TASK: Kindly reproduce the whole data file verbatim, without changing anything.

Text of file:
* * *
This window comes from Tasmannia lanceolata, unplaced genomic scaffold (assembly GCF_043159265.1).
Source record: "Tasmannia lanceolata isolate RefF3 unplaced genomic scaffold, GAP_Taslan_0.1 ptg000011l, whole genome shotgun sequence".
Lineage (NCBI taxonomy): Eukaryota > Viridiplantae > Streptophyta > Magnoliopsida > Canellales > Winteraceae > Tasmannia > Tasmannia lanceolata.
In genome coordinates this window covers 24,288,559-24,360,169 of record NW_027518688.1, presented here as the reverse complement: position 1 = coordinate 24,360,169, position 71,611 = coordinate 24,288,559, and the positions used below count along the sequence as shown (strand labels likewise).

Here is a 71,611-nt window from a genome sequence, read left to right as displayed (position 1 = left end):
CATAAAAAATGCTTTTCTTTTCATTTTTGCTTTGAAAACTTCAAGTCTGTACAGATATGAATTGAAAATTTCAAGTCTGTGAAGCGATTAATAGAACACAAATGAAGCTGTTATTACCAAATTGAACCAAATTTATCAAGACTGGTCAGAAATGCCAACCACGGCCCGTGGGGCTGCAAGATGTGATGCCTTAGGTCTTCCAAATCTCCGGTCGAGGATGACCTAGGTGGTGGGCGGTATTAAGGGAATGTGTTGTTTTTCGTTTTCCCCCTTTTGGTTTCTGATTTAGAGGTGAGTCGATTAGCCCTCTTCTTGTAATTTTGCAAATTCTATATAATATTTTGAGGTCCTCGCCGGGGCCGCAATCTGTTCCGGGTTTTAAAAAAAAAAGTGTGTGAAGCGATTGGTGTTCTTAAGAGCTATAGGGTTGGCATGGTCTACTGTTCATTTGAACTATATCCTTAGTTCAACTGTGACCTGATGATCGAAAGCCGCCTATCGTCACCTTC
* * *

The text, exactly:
This window comes from Tasmannia lanceolata, unplaced genomic scaffold (assembly GCF_043159265.1).
Source record: "Tasmannia lanceolata isolate RefF3 unplaced genomic scaffold, GAP_Taslan_0.1 ptg000011l, whole genome shotgun sequence".
Lineage (NCBI taxonomy): Eukaryota > Viridiplantae > Streptophyta > Magnoliopsida > Canellales > Winteraceae > Tasmannia > Tasmannia lanceolata.
In genome coordinates this window covers 24,288,559-24,360,169 of record NW_027518688.1, presented here as the reverse complement: position 1 = coordinate 24,360,169, position 71,611 = coordinate 24,288,559, and the positions used below count along the sequence as shown (strand labels likewise).

Here is a 71,611-nt window from a genome sequence, read left to right as displayed (position 1 = left end):
CATAAAAAATGCTTTTCTTTTCATTTTTGCTTTGAAAACTTCAAGTCTGTACAGATATGAATTGAAAATTTCAAGTCTGTGAAGCGATTAATAGAACACAAATGAAGCTGTTATTACCAAATTGAACCAAATTTATCAAGACTGGTCAGAAATGCCAACCACGGCCCGTGGGGCTGCAAGATGTGATGCCTTAGGTCTTCCAAATCTCCGGTCGAGGATGACCTAGGTGGTGGGCGGTATTAAGGGAATGTGTTGTTTTTCGTTTTCCCCCTTTTGGTTTCTGATTTAGAGGTGAGTCGATTAGCCCTCTTCTTGTAATTTTGCAAATTCTATATAATATTTTGAGGTCCTCGCCGGGGCCGCAATCTGTTCCGGGTTTTAAAAAAAAAAGTGTGTGAAGCGATTGGTGTTCTTAAGAGCTATAGGGTTGGCATGGTCTACTGTTCATTTGAACTATATCCTTAGTTCAACTGTGACCTGATGATCGAAAGCCGCCTATCGTCACCTTC